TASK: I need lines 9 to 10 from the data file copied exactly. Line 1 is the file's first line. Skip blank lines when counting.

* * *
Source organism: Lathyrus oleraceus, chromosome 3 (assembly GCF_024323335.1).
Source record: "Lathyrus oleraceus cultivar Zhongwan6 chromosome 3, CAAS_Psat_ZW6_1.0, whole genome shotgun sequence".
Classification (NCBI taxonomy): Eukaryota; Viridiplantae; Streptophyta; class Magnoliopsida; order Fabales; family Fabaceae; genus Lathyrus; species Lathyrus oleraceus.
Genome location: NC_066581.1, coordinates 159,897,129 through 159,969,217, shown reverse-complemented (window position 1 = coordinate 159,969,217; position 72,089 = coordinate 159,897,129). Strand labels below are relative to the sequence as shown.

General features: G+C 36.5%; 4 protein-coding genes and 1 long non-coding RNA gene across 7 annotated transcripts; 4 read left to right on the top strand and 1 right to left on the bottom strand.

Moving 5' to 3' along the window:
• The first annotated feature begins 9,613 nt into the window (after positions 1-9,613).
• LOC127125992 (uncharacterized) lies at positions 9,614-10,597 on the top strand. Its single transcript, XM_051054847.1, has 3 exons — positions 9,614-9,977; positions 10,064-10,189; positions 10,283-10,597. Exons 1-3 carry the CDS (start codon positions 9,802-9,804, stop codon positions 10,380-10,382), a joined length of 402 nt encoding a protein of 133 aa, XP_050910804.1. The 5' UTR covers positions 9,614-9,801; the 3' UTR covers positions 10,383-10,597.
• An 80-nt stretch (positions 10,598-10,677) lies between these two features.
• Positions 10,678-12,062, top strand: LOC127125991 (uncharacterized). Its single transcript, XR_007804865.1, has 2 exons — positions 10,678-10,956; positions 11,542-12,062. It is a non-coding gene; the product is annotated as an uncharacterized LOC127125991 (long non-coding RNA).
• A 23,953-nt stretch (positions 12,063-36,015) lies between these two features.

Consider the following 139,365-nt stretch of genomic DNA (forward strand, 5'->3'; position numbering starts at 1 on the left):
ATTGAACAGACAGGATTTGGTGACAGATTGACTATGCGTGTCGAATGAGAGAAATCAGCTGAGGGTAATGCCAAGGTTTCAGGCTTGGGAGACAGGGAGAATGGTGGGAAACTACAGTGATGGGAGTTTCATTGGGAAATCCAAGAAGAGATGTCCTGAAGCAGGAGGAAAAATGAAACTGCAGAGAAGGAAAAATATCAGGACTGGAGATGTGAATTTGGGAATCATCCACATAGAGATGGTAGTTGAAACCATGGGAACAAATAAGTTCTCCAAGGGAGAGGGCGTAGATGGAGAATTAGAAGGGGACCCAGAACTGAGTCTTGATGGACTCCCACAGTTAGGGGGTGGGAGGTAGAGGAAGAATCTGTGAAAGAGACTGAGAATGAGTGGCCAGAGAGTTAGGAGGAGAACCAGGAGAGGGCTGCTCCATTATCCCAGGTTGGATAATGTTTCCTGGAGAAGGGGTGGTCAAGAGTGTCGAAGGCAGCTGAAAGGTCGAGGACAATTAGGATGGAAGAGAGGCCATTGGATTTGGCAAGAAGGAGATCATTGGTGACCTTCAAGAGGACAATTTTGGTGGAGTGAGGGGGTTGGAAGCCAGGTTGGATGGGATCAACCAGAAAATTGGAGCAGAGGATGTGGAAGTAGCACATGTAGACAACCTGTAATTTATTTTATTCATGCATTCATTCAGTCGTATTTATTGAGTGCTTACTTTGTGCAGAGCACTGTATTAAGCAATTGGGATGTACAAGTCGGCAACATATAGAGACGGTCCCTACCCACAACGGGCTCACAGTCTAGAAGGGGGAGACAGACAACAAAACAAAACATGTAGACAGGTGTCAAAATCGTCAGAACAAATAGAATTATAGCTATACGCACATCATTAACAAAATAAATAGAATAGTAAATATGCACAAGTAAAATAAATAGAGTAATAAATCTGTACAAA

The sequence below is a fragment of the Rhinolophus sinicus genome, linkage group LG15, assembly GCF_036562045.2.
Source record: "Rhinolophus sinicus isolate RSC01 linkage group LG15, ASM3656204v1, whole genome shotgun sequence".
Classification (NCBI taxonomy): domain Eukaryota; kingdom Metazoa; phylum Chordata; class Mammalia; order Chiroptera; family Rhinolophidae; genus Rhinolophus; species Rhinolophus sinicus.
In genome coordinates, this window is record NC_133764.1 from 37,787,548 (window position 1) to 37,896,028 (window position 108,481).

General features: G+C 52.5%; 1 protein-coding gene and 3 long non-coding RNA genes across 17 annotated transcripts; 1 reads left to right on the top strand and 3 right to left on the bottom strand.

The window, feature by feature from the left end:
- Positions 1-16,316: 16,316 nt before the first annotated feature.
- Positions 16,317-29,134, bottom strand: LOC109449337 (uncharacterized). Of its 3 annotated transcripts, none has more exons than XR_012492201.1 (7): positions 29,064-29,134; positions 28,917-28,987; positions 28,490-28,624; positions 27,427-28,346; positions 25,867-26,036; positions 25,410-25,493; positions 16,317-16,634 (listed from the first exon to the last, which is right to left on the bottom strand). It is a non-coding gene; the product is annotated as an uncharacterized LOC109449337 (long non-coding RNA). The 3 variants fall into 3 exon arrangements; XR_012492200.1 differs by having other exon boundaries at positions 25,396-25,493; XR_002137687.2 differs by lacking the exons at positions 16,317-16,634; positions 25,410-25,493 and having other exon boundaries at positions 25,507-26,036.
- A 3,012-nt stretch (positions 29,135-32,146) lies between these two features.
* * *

• An 80-nt stretch (positions 10,598-10,677) lies between these two features.
• Positions 10,678-12,062, top strand: LOC127125991 (uncharacterized). Its single transcript, XR_007804865.1, has 2 exons — positions 10,678-10,956; positions 11,542-12,062. It is a non-coding gene; the product is annotated as an uncharacterized LOC127125991 (long non-coding RNA).